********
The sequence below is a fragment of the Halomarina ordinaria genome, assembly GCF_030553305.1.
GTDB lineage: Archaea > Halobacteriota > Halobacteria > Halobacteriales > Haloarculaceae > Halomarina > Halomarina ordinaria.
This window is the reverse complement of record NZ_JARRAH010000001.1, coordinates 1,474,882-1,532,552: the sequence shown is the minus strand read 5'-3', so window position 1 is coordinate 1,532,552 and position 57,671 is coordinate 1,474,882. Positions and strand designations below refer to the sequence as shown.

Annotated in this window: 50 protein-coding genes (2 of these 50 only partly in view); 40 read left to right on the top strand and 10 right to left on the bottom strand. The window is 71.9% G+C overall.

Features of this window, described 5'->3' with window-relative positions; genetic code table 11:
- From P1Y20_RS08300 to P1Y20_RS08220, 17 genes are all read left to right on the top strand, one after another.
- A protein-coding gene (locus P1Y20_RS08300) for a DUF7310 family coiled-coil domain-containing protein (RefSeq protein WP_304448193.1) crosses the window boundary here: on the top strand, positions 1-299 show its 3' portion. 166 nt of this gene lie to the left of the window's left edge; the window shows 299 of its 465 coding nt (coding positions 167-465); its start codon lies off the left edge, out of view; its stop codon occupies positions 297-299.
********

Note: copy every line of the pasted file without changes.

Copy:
The sequence below is a fragment of the Halomarina ordinaria genome, assembly GCF_030553305.1.
GTDB lineage: Archaea > Halobacteriota > Halobacteria > Halobacteriales > Haloarculaceae > Halomarina > Halomarina ordinaria.
This window is the reverse complement of record NZ_JARRAH010000001.1, coordinates 1,474,882-1,532,552: the sequence shown is the minus strand read 5'-3', so window position 1 is coordinate 1,532,552 and position 57,671 is coordinate 1,474,882. Positions and strand designations below refer to the sequence as shown.

Annotated in this window: 50 protein-coding genes (2 of these 50 only partly in view); 40 read left to right on the top strand and 10 right to left on the bottom strand. The window is 71.9% G+C overall.

Features of this window, described 5'->3' with window-relative positions; genetic code table 11:
- From P1Y20_RS08300 to P1Y20_RS08220, 17 genes are all read left to right on the top strand, one after another.
- A protein-coding gene (locus P1Y20_RS08300) for a DUF7310 family coiled-coil domain-containing protein (RefSeq protein WP_304448193.1) crosses the window boundary here: on the top strand, positions 1-299 show its 3' portion. 166 nt of this gene lie to the left of the window's left edge; the window shows 299 of its 465 coding nt (coding positions 167-465); its start codon lies off the left edge, out of view; its stop codon occupies positions 297-299.